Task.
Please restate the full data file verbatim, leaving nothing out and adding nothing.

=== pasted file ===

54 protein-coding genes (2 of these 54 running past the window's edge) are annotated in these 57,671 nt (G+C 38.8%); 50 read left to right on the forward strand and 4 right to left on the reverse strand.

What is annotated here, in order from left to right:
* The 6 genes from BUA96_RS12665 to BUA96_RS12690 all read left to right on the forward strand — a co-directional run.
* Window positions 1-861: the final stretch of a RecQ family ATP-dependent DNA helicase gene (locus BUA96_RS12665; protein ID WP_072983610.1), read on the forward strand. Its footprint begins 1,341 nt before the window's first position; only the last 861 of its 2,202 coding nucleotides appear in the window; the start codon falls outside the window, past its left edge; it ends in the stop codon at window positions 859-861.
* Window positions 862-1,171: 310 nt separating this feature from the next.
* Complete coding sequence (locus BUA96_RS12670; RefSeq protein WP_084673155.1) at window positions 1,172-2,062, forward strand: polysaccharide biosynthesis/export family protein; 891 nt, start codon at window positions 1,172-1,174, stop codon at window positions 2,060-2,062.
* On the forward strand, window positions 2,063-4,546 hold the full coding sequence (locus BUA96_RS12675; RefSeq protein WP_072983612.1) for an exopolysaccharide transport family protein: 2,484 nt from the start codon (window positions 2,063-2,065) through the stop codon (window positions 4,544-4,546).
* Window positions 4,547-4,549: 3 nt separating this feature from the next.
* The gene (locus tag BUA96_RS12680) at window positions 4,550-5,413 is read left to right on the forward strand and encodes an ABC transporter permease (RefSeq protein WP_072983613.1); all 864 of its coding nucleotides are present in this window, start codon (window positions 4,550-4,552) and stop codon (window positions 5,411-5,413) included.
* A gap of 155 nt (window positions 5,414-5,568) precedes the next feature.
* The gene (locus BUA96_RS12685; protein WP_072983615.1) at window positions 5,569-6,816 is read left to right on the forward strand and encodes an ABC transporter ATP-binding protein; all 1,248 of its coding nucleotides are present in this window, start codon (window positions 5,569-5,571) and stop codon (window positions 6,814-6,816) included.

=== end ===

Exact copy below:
54 protein-coding genes (2 of these 54 running past the window's edge) are annotated in these 57,671 nt (G+C 38.8%); 50 read left to right on the forward strand and 4 right to left on the reverse strand.

What is annotated here, in order from left to right:
* The 6 genes from BUA96_RS12665 to BUA96_RS12690 all read left to right on the forward strand — a co-directional run.
* Window positions 1-861: the final stretch of a RecQ family ATP-dependent DNA helicase gene (locus BUA96_RS12665; protein ID WP_072983610.1), read on the forward strand. Its footprint begins 1,341 nt before the window's first position; only the last 861 of its 2,202 coding nucleotides appear in the window; the start codon falls outside the window, past its left edge; it ends in the stop codon at window positions 859-861.
* Window positions 862-1,171: 310 nt separating this feature from the next.
* Complete coding sequence (locus BUA96_RS12670; RefSeq protein WP_084673155.1) at window positions 1,172-2,062, forward strand: polysaccharide biosynthesis/export family protein; 891 nt, start codon at window positions 1,172-1,174, stop codon at window positions 2,060-2,062.
* On the forward strand, window positions 2,063-4,546 hold the full coding sequence (locus BUA96_RS12675; RefSeq protein WP_072983612.1) for an exopolysaccharide transport family protein: 2,484 nt from the start codon (window positions 2,063-2,065) through the stop codon (window positions 4,544-4,546).
* Window positions 4,547-4,549: 3 nt separating this feature from the next.
* The gene (locus tag BUA96_RS12680) at window positions 4,550-5,413 is read left to right on the forward strand and encodes an ABC transporter permease (RefSeq protein WP_072983613.1); all 864 of its coding nucleotides are present in this window, start codon (window positions 4,550-4,552) and stop codon (window positions 5,411-5,413) included.
* A gap of 155 nt (window positions 5,414-5,568) precedes the next feature.
* The gene (locus BUA96_RS12685; protein WP_072983615.1) at window positions 5,569-6,816 is read left to right on the forward strand and encodes an ABC transporter ATP-binding protein; all 1,248 of its coding nucleotides are present in this window, start codon (window positions 5,569-5,571) and stop codon (window positions 6,814-6,816) included.